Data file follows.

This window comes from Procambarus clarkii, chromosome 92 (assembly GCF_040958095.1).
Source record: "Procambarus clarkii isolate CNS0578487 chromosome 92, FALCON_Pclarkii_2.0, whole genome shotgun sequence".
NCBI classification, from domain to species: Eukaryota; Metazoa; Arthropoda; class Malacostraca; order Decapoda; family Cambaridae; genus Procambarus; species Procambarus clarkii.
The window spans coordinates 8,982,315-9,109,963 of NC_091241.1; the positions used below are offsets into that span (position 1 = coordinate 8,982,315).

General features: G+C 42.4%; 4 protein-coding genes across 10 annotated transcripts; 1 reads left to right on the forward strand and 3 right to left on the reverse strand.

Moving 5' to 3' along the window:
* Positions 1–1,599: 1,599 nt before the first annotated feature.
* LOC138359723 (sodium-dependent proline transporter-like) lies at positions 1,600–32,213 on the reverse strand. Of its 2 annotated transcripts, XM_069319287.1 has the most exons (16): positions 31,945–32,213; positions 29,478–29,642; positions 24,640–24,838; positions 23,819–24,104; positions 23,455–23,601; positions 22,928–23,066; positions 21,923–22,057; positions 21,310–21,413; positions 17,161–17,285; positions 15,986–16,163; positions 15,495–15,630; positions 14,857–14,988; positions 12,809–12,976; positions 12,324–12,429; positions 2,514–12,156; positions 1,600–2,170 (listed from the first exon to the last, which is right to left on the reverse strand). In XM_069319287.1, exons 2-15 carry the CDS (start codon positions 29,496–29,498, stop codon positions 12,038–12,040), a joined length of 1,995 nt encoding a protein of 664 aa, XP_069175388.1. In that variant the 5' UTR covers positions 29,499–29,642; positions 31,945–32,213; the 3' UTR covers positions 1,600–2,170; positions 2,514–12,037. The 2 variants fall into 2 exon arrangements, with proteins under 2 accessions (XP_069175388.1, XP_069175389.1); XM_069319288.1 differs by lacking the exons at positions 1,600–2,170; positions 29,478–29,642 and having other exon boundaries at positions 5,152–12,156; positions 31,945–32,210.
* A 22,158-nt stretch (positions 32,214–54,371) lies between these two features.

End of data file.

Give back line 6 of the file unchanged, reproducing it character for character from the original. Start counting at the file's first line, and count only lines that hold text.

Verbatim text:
Moving 5' to 3' along the window: